Learning Torah (Part 1)
Life is short, and it is up to you to make it sweet!
(Sarah Louise Delany)
“Blessed are You, Hashem, our
The word that the blessing uses in Hebrew for “being occupied” (in learning Torah) is “la’asok.” Rabbi David HaLevi Segal, known as the Turei Zahav (or the Taz for short) after his seminal work on the Code of Jewish Law, and one of the most eminent authorities in sixteenth century Poland, explains that the word “la’asok” carries with it the inference that it is something that requires much toil to achieve. Due to its incomparable depth and breadth, learning Torah in a comprehensive and thorough fashion requires extraordinary levels of concentration and an intensity that is second to none. The wording of the blessing is teaching us that learning Torah successfully requires an ability to block out the countless distractions that are forever encroaching on our lives. The word “la’asok” emphasizes that it is not easy to reach such exalted levels. But the word “la’asok” is also teaching us that such singular focus is a requirement for reaching proficiency in understanding Torah.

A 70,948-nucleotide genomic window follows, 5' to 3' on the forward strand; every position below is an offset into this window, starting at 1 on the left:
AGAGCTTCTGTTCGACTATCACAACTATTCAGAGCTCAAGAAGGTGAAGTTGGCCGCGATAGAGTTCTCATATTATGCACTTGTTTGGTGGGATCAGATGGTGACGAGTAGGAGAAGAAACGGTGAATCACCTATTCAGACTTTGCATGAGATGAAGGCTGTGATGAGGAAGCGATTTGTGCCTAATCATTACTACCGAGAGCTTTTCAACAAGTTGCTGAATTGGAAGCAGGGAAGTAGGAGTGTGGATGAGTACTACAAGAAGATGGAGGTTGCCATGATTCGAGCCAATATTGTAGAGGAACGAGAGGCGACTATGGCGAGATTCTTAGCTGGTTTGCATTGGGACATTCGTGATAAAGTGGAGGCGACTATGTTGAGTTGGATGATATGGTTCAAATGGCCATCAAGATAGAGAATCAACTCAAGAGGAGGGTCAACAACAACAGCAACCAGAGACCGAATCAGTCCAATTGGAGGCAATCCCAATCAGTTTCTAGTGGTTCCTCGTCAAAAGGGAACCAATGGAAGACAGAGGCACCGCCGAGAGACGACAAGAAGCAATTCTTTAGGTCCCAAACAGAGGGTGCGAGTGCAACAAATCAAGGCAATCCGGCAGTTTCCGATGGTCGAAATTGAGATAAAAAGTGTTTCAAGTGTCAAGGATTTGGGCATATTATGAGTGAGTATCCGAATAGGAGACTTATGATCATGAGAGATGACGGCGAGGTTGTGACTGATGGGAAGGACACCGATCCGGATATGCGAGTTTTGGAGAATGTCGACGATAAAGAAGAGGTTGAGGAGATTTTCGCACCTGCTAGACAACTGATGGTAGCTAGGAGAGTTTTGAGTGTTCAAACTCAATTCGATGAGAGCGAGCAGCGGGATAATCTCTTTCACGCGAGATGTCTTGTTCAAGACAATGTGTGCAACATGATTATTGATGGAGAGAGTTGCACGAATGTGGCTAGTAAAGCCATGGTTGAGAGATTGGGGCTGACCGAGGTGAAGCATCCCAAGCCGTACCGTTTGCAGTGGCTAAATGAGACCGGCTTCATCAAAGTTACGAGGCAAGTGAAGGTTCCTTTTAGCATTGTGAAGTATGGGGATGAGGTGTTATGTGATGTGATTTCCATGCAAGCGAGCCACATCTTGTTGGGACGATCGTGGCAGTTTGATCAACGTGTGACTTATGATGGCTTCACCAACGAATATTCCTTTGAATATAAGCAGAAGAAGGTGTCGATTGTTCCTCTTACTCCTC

The essential concept of toiling over Torah study can be seen in
Without both an overwhelming desire to learn Torah, and the power to block out every single extraneous distraction, there is no way that a person can reach the kind of levels of scholarship that create the potential for becoming an acknowledged Torah leader. Binyamin Netanyahu, the Prime Minister of Israel, related that on several occasions he came to discuss extremely weighty and sensitive matters with Rabbi Ovadiah Yosef (1920-2013), one of the greatest Torah authorities in the generation. Among many other things, Rabbi Yosef was renowned for becoming so engrossed in his studies that he was completely unaware of what was happening around him. Mr. Netanyahu, who was always accompanied by close aides and a significant security contingent that was always the cause of much tumult, said that when they arrived, they would wait until Rabbi Yosef became aware that he was there. Sometimes it would take a few minutes, and, often, much longer, but the Prime Minister would not interrupt the Rabbi’s studies because he felt that Rabbi Ovadiah Yosef was dealing with the past, present and future of the Jewish People as he learned the precious Torah!
To be continued…..